Tropical Storm Michael formed near Mexico’s Yucatan Peninsula, but it is expected to threaten Florida’s Gulf Coast as a hurricane later this week, the National Hurricane Center said Sunday.
"It’s a tropical storm at the moment,” said Brian Fortier, a senior meteorologist at the Weather Channel. “Looks like it will become a hurricane in the next 24 hours and stay a low-grade hurricane before it comes onshore and moves northeast across Georgia, South Carolina and North Carolina.”
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“I don’t know how much rain they can take because of how saturated the ground is,” he said. “It’s going to be very concerning and create some localized flash flooding.”
The National Hurricane Center forecast that Michael would become a hurricane on Monday, only two days before it is expected to reach the Gulf Coast. The hurricane center warned residents the storm could bring dangerous surges, rainfall and winds.
Michael was moving north-northeast at about 3 mph Sunday but was expected to pick up speed over the next few days before striking the Gulf Coast on Wednesday. Minimum sustained winds were at about 50 mph and extended outward up to 205 miles, according to data collected by an Air Force Reserve reconnaissance aircraft. Those winds are expected to strengthen before Michael makes landfall.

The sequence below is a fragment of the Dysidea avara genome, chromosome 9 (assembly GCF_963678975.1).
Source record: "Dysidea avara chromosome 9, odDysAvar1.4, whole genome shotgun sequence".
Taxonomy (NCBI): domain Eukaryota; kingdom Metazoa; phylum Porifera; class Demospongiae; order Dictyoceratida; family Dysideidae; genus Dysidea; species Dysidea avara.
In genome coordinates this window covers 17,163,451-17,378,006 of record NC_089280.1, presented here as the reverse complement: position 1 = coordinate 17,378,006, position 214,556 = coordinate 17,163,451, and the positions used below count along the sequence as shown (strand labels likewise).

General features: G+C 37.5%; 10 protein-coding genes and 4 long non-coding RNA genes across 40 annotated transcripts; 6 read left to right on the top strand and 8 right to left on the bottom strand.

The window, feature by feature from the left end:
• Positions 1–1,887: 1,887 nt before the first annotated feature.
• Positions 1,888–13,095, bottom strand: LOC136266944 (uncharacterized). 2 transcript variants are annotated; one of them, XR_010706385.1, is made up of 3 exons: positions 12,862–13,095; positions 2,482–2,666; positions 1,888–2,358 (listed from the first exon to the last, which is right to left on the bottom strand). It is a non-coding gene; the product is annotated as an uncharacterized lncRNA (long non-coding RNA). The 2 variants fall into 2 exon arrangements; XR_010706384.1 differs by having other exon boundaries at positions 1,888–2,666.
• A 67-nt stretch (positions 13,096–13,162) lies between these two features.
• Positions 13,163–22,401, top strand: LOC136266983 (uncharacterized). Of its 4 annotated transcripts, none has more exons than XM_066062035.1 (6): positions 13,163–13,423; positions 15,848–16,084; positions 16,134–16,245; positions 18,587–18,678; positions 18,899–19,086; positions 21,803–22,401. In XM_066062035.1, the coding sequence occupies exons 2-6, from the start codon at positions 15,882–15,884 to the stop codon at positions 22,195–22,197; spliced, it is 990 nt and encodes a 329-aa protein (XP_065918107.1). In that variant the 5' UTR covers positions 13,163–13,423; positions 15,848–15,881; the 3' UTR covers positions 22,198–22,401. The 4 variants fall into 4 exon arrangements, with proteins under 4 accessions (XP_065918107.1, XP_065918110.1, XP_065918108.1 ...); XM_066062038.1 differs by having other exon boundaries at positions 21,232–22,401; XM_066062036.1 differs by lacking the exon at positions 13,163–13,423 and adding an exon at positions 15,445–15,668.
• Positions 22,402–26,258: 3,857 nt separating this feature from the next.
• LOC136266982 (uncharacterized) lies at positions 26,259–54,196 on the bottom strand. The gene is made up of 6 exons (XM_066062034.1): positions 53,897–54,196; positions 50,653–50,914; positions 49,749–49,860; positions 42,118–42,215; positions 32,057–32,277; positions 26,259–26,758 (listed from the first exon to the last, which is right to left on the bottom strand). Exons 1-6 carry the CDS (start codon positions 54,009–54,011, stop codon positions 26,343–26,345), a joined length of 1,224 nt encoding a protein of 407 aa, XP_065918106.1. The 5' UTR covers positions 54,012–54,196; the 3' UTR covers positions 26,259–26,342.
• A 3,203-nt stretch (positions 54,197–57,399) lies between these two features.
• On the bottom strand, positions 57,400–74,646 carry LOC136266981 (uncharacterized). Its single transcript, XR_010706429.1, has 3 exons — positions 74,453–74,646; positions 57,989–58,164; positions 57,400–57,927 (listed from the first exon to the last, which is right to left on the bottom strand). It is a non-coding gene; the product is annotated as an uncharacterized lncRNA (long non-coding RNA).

In anticipation of the storm, Florida Gov. Rick Scott said he would be declaring a state of emergency in the Pensacola region and activate the state’s emergency operations center. He expected to be given a full briefing on Michael’s potential impact by federal, state and local emergency management, he said in a tweet.
Our state understands how serious tropical weather is and how devastating any hurricane or tropical storm can be. As we continue to monitor this storm’s path toward Florida, it is critically important that our communities have every available resource to keep everyone safe
Sen. Bill Nelson, D-Florida., said Floridians would be following the storm’s path closely.
Floridians know firsthand how quickly storms can escalate. Residents on the Gulf Coast should keep an eye on this storm and heed any warnings from local officials. We're monitoring its path closely. https://t.co/XrTRvu8Zww
Before the storm hits the United States, Michael is expected to bring heavy rainfall and flash flooding to portions of Cuba and Mexico’s Yucatan Peninsula on Sunday and Monday. Tropical storm warnings are in effect in the two countries.